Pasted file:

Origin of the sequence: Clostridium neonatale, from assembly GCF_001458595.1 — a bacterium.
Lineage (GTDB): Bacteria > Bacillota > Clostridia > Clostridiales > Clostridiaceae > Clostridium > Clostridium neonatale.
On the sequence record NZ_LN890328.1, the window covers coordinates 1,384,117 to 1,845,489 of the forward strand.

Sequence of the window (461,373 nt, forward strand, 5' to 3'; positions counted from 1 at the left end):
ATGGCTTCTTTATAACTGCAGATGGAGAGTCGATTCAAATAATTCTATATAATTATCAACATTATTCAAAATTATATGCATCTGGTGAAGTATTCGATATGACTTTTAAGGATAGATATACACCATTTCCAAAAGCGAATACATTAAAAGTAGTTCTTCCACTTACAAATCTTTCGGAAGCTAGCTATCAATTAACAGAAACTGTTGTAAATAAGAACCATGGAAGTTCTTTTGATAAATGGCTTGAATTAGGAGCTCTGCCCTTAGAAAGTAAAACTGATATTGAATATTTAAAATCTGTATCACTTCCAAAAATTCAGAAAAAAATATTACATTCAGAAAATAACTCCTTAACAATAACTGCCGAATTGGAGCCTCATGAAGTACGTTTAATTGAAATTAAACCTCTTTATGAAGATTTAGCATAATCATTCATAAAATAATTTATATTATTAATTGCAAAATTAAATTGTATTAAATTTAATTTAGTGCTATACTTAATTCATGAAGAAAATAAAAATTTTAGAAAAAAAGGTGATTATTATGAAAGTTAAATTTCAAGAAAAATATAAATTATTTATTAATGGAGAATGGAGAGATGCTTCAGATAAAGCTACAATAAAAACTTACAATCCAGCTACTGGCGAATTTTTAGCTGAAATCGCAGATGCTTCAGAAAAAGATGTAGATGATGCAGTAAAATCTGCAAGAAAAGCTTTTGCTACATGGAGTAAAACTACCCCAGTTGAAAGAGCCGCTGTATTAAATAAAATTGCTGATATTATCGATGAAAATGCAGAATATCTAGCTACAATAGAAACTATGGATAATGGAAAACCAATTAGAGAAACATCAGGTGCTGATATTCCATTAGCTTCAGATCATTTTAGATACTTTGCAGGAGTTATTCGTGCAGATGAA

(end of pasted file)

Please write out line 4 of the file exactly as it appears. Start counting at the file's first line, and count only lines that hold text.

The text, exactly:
Sequence of the window (461,373 nt, forward strand, 5' to 3'; positions counted from 1 at the left end):